In the first two chapters of Genesis, the beauty and goodness of God’s creation is repeated in the phrase: "God saw that it was good" (Gen 1:4, 12, 18, 21, 25). After God created human beings and entrusted them with their mission, the Bible emphasizes that God “saw everything that He had made, and indeed it was very good" (Gen 1:31).
However, such goodness did not last; after our first ancestors disobeyed God, sin entered the world and death came to all men (Gen 3).
In Colossians 1:12–22, Paul briefly outlines the essential elements of God’s salvation. From the passage, we learn that God had not only "created all things," but that critically, Jesus, our Savior, "made peace" through His precious blood that was shed on the cross. His blood brought about salvation, through which “all things were reconciled to God” (Rom 5:10, 11, 15; 2 Cor 5:20; Eph 2:16; Col 1:20). Reconciliation is effected through water baptism for the forgiveness of sins, enabling the redeemed to be holy. This brief but vital description of the redemption process clearly shows a “fall” and “salvation” between "the creation of all things” and “the reconciliation of all things to God.” Comparing “the creation of all things” and “the reconciliation of all things to God,” we can understand two important points: first, these two events occurred at different time periods; and second, the meaning of “all things” is not entirely identical within these different time periods.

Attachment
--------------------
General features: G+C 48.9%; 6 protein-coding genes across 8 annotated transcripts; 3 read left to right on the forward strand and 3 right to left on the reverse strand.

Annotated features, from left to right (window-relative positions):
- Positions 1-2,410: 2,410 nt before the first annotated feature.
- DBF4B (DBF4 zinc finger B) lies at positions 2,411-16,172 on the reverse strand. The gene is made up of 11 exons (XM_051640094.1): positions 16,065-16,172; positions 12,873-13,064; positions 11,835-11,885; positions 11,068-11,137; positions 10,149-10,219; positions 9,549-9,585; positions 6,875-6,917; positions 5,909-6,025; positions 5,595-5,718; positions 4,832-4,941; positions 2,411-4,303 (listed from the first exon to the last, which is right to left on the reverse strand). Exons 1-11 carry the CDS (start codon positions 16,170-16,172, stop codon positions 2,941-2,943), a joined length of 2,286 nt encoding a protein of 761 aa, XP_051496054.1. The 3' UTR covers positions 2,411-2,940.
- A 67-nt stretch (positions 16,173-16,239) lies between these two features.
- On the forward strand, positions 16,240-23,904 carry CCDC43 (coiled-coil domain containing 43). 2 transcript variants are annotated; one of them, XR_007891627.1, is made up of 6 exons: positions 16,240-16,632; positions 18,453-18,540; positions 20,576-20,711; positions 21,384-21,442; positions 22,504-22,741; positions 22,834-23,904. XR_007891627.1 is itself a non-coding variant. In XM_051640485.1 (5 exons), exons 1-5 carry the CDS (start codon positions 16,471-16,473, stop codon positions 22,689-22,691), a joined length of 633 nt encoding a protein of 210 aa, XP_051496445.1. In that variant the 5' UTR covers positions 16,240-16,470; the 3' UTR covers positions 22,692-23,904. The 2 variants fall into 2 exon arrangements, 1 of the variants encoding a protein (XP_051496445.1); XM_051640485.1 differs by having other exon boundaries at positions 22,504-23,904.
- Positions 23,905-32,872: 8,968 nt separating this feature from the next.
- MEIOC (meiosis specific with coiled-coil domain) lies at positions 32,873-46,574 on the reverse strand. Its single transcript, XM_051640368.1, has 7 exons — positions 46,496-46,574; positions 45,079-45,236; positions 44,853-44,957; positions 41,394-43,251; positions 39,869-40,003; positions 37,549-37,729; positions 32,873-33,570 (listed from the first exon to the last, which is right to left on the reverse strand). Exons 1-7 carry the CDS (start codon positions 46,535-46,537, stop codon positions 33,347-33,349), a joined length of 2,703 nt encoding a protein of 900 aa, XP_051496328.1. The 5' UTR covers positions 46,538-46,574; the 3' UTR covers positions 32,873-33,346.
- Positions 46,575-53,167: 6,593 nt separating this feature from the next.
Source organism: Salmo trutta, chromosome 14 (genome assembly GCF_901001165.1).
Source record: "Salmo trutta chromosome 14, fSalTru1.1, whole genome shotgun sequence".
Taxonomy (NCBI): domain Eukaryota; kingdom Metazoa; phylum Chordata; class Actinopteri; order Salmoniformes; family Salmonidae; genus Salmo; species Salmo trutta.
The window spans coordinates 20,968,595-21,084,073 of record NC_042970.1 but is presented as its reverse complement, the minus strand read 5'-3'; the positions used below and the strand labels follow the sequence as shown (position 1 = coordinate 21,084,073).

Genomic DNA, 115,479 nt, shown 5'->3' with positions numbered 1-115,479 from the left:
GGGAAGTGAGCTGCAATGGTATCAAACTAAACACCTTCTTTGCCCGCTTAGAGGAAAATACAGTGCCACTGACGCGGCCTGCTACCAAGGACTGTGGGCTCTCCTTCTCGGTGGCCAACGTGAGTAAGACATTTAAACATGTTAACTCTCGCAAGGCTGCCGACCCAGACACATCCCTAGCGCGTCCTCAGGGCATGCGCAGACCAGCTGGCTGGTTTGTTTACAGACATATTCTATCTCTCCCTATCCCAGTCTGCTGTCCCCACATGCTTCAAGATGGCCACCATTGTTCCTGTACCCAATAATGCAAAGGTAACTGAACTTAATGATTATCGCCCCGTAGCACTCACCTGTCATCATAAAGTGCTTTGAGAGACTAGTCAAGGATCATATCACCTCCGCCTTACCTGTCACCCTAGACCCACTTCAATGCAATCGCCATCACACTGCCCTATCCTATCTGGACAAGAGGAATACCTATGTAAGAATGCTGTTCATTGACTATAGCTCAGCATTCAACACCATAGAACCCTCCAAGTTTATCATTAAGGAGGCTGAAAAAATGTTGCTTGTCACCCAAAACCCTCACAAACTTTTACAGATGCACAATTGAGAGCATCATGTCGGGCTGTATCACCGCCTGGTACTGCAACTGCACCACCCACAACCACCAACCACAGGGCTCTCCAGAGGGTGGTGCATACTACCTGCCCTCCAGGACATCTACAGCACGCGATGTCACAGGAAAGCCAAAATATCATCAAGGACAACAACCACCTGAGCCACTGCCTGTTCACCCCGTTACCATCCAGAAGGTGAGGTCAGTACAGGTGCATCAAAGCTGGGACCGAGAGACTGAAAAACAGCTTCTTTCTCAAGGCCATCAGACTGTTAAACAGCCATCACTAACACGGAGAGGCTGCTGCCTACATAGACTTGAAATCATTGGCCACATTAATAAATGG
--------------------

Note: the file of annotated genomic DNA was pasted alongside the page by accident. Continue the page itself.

[To be continued…]